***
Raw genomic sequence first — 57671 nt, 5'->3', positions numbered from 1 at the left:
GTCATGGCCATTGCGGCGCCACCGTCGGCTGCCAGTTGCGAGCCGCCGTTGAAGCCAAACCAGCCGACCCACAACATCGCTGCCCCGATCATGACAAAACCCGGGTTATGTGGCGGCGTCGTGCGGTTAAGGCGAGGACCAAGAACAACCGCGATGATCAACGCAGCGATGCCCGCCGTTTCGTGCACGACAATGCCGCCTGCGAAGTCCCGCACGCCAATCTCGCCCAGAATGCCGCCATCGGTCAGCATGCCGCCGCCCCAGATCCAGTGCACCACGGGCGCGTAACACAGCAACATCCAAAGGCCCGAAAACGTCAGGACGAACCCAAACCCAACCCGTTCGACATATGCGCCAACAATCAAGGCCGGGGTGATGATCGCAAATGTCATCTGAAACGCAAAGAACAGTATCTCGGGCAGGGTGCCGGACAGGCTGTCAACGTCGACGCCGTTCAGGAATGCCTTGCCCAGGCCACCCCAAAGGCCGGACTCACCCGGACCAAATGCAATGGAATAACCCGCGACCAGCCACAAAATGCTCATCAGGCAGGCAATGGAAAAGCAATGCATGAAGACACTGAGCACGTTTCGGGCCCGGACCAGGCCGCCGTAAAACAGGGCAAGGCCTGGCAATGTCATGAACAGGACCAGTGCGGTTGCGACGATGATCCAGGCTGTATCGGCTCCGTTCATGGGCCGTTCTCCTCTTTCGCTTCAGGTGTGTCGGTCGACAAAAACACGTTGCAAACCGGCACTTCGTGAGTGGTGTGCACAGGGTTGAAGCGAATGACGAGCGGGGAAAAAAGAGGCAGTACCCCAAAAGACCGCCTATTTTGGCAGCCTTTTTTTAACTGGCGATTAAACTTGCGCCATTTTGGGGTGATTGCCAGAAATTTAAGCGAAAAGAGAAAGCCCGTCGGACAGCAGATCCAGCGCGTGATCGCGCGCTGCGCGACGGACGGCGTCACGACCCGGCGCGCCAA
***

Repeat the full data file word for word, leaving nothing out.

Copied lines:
Raw genomic sequence first — 57671 nt, 5'->3', positions numbered from 1 at the left:
GTCATGGCCATTGCGGCGCCACCGTCGGCTGCCAGTTGCGAGCCGCCGTTGAAGCCAAACCAGCCGACCCACAACATCGCTGCCCCGATCATGACAAAACCCGGGTTATGTGGCGGCGTCGTGCGGTTAAGGCGAGGACCAAGAACAACCGCGATGATCAACGCAGCGATGCCCGCCGTTTCGTGCACGACAATGCCGCCTGCGAAGTCCCGCACGCCAATCTCGCCCAGAATGCCGCCATCGGTCAGCATGCCGCCGCCCCAGATCCAGTGCACCACGGGCGCGTAACACAGCAACATCCAAAGGCCCGAAAACGTCAGGACGAACCCAAACCCAACCCGTTCGACATATGCGCCAACAATCAAGGCCGGGGTGATGATCGCAAATGTCATCTGAAACGCAAAGAACAGTATCTCGGGCAGGGTGCCGGACAGGCTGTCAACGTCGACGCCGTTCAGGAATGCCTTGCCCAGGCCACCCCAAAGGCCGGACTCACCCGGACCAAATGCAATGGAATAACCCGCGACCAGCCACAAAATGCTCATCAGGCAGGCAATGGAAAAGCAATGCATGAAGACACTGAGCACGTTTCGGGCCCGGACCAGGCCGCCGTAAAACAGGGCAAGGCCTGGCAATGTCATGAACAGGACCAGTGCGGTTGCGACGATGATCCAGGCTGTATCGGCTCCGTTCATGGGCCGTTCTCCTCTTTCGCTTCAGGTGTGTCGGTCGACAAAAACACGTTGCAAACCGGCACTTCGTGAGTGGTGTGCACAGGGTTGAAGCGAATGACGAGCGGGGAAAAAAGAGGCAGTACCCCAAAAGACCGCCTATTTTGGCAGCCTTTTTTTAACTGGCGATTAAACTTGCGCCATTTTGGGGTGATTGCCAGAAATTTAAGCGAAAAGAGAAAGCCCGTCGGACAGCAGATCCAGCGCGTGATCGCGCGCTGCGCGACGGACGGCGTCACGACCCGGCGCGCCAA